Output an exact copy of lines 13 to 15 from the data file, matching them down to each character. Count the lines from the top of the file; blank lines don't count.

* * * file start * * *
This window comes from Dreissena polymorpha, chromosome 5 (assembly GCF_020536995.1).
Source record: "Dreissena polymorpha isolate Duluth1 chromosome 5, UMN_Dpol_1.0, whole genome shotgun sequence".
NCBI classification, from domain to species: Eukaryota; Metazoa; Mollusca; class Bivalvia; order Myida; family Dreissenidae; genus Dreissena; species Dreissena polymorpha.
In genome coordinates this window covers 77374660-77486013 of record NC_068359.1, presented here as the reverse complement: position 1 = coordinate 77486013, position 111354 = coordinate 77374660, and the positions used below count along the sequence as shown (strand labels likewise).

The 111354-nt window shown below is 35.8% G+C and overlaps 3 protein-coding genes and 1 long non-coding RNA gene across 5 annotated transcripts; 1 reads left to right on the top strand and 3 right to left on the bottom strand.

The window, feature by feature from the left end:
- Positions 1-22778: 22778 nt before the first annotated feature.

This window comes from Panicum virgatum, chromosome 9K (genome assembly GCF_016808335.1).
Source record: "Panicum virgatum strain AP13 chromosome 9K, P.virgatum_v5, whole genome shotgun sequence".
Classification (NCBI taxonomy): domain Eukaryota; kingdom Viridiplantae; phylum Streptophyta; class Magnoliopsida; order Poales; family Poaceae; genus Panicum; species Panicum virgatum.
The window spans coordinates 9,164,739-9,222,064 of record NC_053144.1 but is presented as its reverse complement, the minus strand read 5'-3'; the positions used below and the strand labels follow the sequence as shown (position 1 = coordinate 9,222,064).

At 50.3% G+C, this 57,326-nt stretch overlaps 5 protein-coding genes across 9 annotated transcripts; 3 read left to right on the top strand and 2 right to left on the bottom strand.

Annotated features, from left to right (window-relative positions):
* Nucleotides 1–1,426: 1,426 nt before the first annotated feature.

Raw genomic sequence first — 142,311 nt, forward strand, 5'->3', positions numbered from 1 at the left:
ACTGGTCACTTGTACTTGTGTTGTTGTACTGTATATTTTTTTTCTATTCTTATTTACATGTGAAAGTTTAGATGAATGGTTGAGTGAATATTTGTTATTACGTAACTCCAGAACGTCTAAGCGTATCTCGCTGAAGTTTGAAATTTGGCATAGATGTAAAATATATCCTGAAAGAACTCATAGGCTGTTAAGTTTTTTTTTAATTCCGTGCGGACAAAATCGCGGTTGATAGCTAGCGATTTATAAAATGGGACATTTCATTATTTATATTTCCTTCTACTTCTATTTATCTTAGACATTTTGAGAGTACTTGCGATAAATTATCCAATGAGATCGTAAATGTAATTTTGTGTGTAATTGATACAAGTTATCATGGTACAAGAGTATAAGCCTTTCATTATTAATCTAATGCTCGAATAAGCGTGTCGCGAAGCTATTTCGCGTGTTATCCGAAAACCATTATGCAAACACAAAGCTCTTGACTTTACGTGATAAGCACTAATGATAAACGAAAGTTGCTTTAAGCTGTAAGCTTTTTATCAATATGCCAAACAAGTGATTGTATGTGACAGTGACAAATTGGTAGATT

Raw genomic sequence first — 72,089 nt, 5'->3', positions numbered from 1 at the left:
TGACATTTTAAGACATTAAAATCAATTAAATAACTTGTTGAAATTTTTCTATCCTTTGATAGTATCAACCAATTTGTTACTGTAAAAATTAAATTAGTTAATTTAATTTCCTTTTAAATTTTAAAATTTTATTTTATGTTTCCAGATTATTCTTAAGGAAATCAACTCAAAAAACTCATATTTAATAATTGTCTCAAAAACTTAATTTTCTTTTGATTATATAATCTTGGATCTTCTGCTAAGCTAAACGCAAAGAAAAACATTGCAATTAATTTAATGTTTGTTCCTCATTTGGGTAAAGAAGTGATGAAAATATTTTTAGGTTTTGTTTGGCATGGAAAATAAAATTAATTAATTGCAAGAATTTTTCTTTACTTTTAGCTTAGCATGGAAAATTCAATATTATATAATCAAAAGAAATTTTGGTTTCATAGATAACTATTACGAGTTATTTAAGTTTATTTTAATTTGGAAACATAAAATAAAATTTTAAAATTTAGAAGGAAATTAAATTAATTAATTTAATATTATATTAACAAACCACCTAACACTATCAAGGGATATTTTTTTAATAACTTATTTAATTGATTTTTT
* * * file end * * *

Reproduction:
Annotated features, from left to right (window-relative positions):
* Nucleotides 1–1,426: 1,426 nt before the first annotated feature.

Raw genomic sequence first — 142,311 nt, forward strand, 5'->3', positions numbered from 1 at the left: